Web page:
On occasion, when the commodity underlying some futures contract experiences much increased volatility, the futures exchange decide to be prudent and to increase the amount of margin required for that contract. The well-founded reason for doing so is to reduce the risk of default by some players should the price vary across a wide range. Generally, though, the intended increase is announced well in advance so that market participants have the necessary time to make adjustments to their positions, reducing exposure so as to avoid the need to advance more margin.
Advance warning is no more than a common courtesy to all the people who support the futures exchange and contribute to the liquidity that is the backbone of a futures market.
Late last Wednesday, Comex announced that the margin requirement on gold contracts would be increased by 50%. Not only is this quite a substantial increase, it so happens that the increase would take effect at the close of business on Thursday, less than 24 hours following the announcement.
Now there are a wide range of participants in the gold market; from their well-publicised role as regular sellers of contracts by the bullion banks to individuals who as a rule believe that the day for gold is here and who take a punt on the futures or options markets to leverage their limited capital as far as possible. In between there are the hedge funds who may well play both sides of the market, but who is said to have been predominantly buyers for some time.
The first time that small players could adjust their positions in the light of their limited capital, was when Comex opened on Thursday – except those who had already reduced their positions when spot gold fell from 6 much earlier the day to reach 6 during US trade. Hedge funds and institutions who needed to reduce exposure despite their deep pockets, could avail themselves of the after hours market. By doing so, they pre-empted any steep selling that might erupt when Come4x opened the next day and they were thus given what amounts to unfair advantage by the timing of the Comex decision.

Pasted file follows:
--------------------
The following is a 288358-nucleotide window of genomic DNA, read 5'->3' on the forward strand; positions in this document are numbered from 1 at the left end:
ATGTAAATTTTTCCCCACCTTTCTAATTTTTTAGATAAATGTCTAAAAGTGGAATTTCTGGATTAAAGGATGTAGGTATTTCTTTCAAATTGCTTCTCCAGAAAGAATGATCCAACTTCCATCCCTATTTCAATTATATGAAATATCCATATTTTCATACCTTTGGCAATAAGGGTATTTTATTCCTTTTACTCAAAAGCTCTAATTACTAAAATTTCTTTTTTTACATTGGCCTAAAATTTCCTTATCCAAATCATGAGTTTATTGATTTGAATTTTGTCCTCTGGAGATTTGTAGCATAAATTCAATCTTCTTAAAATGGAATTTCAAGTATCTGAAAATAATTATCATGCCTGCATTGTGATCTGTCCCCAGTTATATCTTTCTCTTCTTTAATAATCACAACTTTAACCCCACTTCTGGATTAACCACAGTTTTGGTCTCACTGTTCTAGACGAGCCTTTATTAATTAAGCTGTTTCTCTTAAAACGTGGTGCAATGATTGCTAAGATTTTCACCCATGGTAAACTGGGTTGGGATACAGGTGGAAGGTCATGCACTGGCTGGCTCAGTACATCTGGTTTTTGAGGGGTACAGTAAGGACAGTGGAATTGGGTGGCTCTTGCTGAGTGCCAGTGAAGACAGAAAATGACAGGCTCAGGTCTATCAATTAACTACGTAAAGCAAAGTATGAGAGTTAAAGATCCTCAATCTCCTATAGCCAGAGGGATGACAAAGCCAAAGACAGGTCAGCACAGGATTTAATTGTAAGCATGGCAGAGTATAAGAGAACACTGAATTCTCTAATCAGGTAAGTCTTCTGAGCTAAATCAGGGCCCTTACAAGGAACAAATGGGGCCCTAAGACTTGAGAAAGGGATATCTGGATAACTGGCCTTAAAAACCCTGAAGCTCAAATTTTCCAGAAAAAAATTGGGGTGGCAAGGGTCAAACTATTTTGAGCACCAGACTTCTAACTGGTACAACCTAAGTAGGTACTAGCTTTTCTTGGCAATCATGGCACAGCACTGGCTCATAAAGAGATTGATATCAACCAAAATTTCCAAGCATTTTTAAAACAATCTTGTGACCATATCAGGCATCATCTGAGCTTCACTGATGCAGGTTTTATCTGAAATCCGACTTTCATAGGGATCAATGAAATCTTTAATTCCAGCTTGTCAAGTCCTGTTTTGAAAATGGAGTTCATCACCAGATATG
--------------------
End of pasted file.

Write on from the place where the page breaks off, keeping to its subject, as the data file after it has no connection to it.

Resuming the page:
The fact that this announcement came just after the price of gold has fallen quite steeply – thus putting a squeeze on the smaller player who is bullish about gold – is another factor that exacerbates the already uncomfortable position of the bullish individual. In fact, if one considers the time of the actual announcement, the timing in terms of the preceding and ongoing bearish move in the gold market as well as the very brief period of grace before the increase took effect, one might hazard the guess that if Comex purposefully had set out with the specific purpose to frighten the small investor out of the market, they could not have managed it better.
Now, with two days hindsight on what has happened in the futures market, it seems that if this had indeed been the objective of this gambit, Comex – or whoever else had hoped that the increase would shake the market loose into a bout of panic selling – might well be quite disappointed.
On Wednesday, open interest on Comes for all gold contracts was 245,682 contracts – the highest since the Great Gold Bull of 1981, when gold spiked above 0/oz. (Could this have been what triggered the decision to increase margin? 245,682 contracts is more than 24 million ounces of gold, or about 786 tons! Equal to a third of annual mine production. If gold kept on rising, it might be that a good number of the bulls could ask for physical delivery and with only about 67 tons in the Comex warehouse, that would have been a calamity of generous proportions!)
Now with such overexposed bullish sentiment, one would think that there would be stampede for the exits as bullish investors small and large tried to get out while the going was good. It is said that many smaller investors were in fact compelled to reduce their exposure as a consequence of the margin increase, but then other players stepped up to the plate to buy what these players were selling. This has to be so since open interest only declined by about 14 000 contracts, to leave the still very large open interest of 231 500 contracts and a spot gold price at 9 – which is a relatively insignificant below the Wednesday close.
For some time now the mantra has also been that gold is performing well under the massing clouds of war. Yet by Thursday it seemed that the clouds were receding to some degree in the wake of the Powell speech at the UN. If the mantra is correct in its assumptions, the price of gold should have fallen back much further purely in reaction to this; yet the reaction to the combined war news and the margin increase was quite muted, while the open interest tell a story of what can only be sustained bullishness on gold.
This it would seem that all this evidence – if not incontrovertible, then at least strongly circumstantial – leads to the conclusion that the gold bull run is still intact and that the likelihood of even a sustained correction could recede early this week.
If it does, it would be fascinating to speculate about the nature of the next rabbit to be hauled from the hat in an attempt to halt and reverse the trend.